I would like to share my own algorithm for converting a binary tree data structure to a sorted doubly linked list using recursion. I believe this is a very easy and efficient way to achieve the goal.

// Tree.java

public class Tree {

private static class Node {

int data;

Node left;

Node right;

/** Node constructor that adds the data

*

* @param newData is the data to be inserted

*/

Node (int newData) {

data = newData;

left = null;

right = null;

}

}

private Node root;

Tree () {

root = null;

}

/** insert a new data into the tree incapsulation method

*

* @param newData is the data to be inserted

*/

public void insert (int newData) {

root = insert(root, newData);

}

/** insert data actual implementation method

* in this version of binary tree, the data will be appended

* to the right tree if it is equal

*

* @param node is the current node

* @param newData is the data to be inserted

* @return the node in which newData is inserted

*/

private Node insert (Node node, int newData) {

if (node == null)

node = new Node (newData);

else if (newData < node.data)

node.left = insert (node.left, newData);

else // if (newData >= node.data)

node.right = insert (node.right, newData);

return node;

}

/** convert a binary tree data structure into a sorted

* doubly linked list structure

* this encapsulates the actual implementation and

* takes care of the last linking process

*

* the head of the doubly linked list will be saved in root

*/

public void convertTree() {

Node temp = root;

root = null;

temp = convertTree(temp);

// root holds the latest node

linkNodes (root, temp);

root = temp;

}

/** actual implementation method for the converting

* algorithm by recursion

* will link the current node and the previous node

*

* @param node is the current node

* @return the head of the doubly linked list

*/

private Node convertTree(Node node) {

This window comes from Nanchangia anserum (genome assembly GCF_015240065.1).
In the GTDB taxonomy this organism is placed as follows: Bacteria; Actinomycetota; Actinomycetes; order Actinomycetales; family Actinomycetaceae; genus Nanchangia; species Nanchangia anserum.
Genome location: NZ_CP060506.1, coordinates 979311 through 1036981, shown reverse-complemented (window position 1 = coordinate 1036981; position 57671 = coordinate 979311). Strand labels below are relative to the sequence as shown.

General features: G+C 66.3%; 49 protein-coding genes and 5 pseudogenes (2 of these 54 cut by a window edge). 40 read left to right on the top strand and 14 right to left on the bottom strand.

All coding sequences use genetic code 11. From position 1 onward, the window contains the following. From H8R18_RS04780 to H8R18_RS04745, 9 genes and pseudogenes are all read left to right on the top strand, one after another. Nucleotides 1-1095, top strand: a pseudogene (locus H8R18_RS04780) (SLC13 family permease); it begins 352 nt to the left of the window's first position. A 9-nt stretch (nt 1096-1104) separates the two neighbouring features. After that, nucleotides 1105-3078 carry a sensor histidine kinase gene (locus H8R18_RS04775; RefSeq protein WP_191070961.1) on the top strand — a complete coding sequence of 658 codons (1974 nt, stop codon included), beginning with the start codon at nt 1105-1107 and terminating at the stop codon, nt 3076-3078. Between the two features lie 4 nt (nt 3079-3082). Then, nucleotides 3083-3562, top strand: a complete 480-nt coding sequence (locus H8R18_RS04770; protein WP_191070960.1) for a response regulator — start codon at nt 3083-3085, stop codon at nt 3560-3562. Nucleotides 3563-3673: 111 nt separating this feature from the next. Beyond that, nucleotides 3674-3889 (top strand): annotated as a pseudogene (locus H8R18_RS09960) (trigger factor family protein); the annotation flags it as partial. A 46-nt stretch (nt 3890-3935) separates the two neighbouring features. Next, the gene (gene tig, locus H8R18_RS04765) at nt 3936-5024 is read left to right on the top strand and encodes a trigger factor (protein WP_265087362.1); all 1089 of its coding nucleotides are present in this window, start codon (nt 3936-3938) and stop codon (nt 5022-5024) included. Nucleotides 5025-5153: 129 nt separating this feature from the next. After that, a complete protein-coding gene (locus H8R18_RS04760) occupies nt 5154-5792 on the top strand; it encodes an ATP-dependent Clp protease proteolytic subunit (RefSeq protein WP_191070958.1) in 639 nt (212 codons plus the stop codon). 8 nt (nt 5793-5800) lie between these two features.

if (node == null)

return null;

Node ret = convertTree(node.left);

if (root == null)

// this is the first node

ret = node;

else

// root holds the previous node

linkNodes (root, node);

root = node;

convertTree(node.right);

return ret;

}

/** a simple helper method to link two nodes into a list

*

* @param a is the smaller list element

* @param b is the very next list element

*/

private void linkNodes (Node a, Node b) {

a.right = b;

b.left = a;

}

}

The basic idea is this: I will recursively enter into nodes in the increasing order. For each node, I will double-link its node and the previous node; the previous node is saved in the root field. After linking, the method will save its current node into the root field. This will take care of the doubly-linked list except for the first and the last nodes. For the last set of linking process, I make sure to work it out in the encapsulation function.

The reason I am saving the current (or previous) node in the root field is because Java does not have a static local variable within a method. I could, of course, create a new field for this purpose, but I did not want to do so just for this functionality. In order to use only the resources that are available to me, I decided to temporarily make use of the root field as a local static variable.

In order to determine whether I have reached the starting node (i.e., the node with the smallest data value), I check whether the root field is null, because root is set to null in the encapsulation method as an initialization. Once I reach the starting node, I set the root field to point to the current (or previous depending on the context) node.

This algorithm, I believe, is fairly fast because there is no waste of node assignment here in the linking process; that is, for every pair of nodes, there is only one set of linking assignments (i.e., 2) needed, so exactly 2N node assignments are required for a binary tree of size N.

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